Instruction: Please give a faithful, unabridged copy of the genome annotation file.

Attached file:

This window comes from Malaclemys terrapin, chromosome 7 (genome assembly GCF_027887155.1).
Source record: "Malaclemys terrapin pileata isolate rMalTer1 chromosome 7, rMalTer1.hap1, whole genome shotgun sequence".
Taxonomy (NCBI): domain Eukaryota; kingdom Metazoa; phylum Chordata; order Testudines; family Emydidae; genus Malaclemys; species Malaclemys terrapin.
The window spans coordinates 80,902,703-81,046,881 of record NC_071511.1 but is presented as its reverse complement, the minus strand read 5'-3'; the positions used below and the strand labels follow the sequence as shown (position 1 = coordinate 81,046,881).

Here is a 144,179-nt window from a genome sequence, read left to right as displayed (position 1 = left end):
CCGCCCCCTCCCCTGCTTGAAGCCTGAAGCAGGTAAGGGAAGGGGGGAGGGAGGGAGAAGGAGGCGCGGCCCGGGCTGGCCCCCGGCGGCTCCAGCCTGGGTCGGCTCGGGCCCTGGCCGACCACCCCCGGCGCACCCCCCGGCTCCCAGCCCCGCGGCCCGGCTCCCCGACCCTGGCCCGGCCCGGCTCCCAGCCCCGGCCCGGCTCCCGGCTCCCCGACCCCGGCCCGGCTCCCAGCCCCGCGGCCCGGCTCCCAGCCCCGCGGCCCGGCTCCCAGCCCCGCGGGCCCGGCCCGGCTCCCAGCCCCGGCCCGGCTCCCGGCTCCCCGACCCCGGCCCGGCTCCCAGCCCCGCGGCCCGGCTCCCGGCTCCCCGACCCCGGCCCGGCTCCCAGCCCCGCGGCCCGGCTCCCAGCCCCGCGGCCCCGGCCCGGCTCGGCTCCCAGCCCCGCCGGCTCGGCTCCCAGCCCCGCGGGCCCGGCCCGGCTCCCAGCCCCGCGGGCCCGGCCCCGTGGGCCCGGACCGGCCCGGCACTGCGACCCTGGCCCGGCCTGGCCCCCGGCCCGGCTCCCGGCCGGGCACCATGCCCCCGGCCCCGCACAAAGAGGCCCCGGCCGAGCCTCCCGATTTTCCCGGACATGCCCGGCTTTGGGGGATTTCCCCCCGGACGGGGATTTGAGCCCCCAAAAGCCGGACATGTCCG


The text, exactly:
This window comes from Malaclemys terrapin, chromosome 7 (genome assembly GCF_027887155.1).
Source record: "Malaclemys terrapin pileata isolate rMalTer1 chromosome 7, rMalTer1.hap1, whole genome shotgun sequence".
Taxonomy (NCBI): domain Eukaryota; kingdom Metazoa; phylum Chordata; order Testudines; family Emydidae; genus Malaclemys; species Malaclemys terrapin.
The window spans coordinates 80,902,703-81,046,881 of record NC_071511.1 but is presented as its reverse complement, the minus strand read 5'-3'; the positions used below and the strand labels follow the sequence as shown (position 1 = coordinate 81,046,881).

Here is a 144,179-nt window from a genome sequence, read left to right as displayed (position 1 = left end):
CCGCCCCCTCCCCTGCTTGAAGCCTGAAGCAGGTAAGGGAAGGGGGGAGGGAGGGAGAAGGAGGCGCGGCCCGGGCTGGCCCCCGGCGGCTCCAGCCTGGGTCGGCTCGGGCCCTGGCCGACCACCCCCGGCGCACCCCCCGGCTCCCAGCCCCGCGGCCCGGCTCCCCGACCCTGGCCCGGCCCGGCTCCCAGCCCCGGCCCGGCTCCCGGCTCCCCGACCCCGGCCCGGCTCCCAGCCCCGCGGCCCGGCTCCCAGCCCCGCGGCCCGGCTCCCAGCCCCGCGGGCCCGGCCCGGCTCCCAGCCCCGGCCCGGCTCCCGGCTCCCCGACCCCGGCCCGGCTCCCAGCCCCGCGGCCCGGCTCCCGGCTCCCCGACCCCGGCCCGGCTCCCAGCCCCGCGGCCCGGCTCCCAGCCCCGCGGCCCCGGCCCGGCTCGGCTCCCAGCCCCGCCGGCTCGGCTCCCAGCCCCGCGGGCCCGGCCCGGCTCCCAGCCCCGCGGGCCCGGCCCCGTGGGCCCGGACCGGCCCGGCACTGCGACCCTGGCCCGGCCTGGCCCCCGGCCCGGCTCCCGGCCGGGCACCATGCCCCCGGCCCCGCACAAAGAGGCCCCGGCCGAGCCTCCCGATTTTCCCGGACATGCCCGGCTTTGGGGGATTTCCCCCCGGACGGGGATTTGAGCCCCCAAAAGCCGGACATGTCCG